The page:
It was a similar story last year when Scottish Government minister Keith Brown was repeatedly snubbed by Conservative ministers when he was on a trip to London. Then Home Secretary Priti Patel and defence minister Leo Docherty both declined invitations to meet him, apparently being unable to take 40 minutes out of their hectic schedules of pulling the wings off flies in order to meet with the Scottish Cabinet Secretary for Justice and Veterans. But fair’s fair, at least they deigned to reply. Attempts to arrange meetings with Defence Secretary Ben Wallace and deputy Prime Minister Dominic Raab were not even answered.

Likewise it took numerous attempts in order to arrange for Levelling Up Secretary Michael Gove to appear before Holyrood’s Finance Committee in order to answer questions about the replacement of vital EU funds with the UK Government’s levelling up agenda. At least Gove did finally show up, after repeated snubs, that’s more than can be said for his colleagues.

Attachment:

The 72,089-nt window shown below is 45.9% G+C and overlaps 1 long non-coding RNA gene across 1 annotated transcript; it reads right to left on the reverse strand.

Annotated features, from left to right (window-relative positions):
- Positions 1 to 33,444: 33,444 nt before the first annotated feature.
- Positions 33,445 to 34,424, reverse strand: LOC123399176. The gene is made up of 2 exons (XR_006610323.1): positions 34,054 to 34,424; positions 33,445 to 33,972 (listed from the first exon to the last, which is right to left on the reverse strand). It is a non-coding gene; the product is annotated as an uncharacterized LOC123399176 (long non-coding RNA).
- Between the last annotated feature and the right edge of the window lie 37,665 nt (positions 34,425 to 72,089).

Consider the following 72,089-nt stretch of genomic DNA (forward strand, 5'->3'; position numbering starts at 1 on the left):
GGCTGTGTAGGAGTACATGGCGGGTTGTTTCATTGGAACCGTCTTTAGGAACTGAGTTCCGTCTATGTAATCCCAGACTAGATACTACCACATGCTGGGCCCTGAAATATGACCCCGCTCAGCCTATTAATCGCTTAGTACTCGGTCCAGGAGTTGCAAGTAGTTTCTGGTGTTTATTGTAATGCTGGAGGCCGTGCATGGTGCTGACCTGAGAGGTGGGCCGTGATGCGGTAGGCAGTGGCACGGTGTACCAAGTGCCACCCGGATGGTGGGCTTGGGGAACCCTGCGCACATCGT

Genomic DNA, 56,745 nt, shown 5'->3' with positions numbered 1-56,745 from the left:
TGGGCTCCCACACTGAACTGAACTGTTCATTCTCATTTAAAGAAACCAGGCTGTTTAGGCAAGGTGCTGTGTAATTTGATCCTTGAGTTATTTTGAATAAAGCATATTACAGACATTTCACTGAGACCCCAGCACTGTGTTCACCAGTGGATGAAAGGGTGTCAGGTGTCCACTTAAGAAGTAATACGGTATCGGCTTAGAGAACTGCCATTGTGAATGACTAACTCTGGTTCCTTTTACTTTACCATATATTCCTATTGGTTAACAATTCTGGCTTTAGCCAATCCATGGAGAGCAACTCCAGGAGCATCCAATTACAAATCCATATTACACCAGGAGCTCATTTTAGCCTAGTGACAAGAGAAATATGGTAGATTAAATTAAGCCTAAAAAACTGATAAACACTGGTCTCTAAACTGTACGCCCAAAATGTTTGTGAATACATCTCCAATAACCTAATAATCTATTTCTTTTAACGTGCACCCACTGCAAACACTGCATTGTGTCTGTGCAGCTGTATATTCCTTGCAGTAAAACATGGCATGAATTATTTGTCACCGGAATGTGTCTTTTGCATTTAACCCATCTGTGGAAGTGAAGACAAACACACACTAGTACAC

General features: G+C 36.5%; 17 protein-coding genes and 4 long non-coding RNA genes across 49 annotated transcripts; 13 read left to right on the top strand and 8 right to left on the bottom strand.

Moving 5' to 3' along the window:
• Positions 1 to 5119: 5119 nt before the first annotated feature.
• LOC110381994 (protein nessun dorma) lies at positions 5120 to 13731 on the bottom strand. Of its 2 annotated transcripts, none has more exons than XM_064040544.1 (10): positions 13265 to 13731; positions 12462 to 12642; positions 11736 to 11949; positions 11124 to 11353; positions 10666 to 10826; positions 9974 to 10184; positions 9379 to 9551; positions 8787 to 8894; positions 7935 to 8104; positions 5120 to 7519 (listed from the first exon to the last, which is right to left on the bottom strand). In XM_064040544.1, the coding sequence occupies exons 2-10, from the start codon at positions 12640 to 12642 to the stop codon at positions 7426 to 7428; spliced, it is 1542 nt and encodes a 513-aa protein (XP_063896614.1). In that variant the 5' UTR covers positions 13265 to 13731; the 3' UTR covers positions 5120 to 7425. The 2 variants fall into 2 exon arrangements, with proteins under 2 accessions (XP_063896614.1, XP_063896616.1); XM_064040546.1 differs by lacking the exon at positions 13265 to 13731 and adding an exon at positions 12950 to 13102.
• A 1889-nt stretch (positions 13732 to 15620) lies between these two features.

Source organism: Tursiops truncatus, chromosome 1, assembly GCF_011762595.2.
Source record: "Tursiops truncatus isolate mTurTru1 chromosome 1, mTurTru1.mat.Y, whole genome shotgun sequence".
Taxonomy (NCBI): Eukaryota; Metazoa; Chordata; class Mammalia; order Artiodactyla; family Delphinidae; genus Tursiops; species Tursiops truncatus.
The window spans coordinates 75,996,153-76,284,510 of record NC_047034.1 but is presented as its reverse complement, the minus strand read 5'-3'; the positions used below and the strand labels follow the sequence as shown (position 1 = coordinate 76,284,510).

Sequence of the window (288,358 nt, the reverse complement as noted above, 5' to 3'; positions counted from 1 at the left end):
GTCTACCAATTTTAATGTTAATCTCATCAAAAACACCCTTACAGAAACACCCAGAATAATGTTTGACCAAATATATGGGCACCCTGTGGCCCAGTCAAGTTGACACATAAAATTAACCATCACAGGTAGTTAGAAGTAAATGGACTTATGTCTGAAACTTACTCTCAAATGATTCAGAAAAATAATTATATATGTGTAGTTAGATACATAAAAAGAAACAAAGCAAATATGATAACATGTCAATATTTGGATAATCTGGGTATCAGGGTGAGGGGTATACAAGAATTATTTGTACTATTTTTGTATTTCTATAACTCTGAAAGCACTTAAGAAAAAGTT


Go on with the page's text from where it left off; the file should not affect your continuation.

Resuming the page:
This is not proper or sensible government. It’s childish and insecure lightweights playing pathetic power games, making an ostentatious show of exerting their dominance over Scotland. This is the sort of thing you’d expect in a troop of monkeys, bullying less dominant members in order to ‘put them in their place.’ If it had only happened very occasionally that a Conservative minister snubbed the Scottish Parliament, or it only involved a single individual, we could put it down to circumstance or to the arrogance of a particularly self-important cabinet minister – we are looking at you, Alister Jack. But these snubs happen repeatedly and involve many different Conservative cabinet ministers.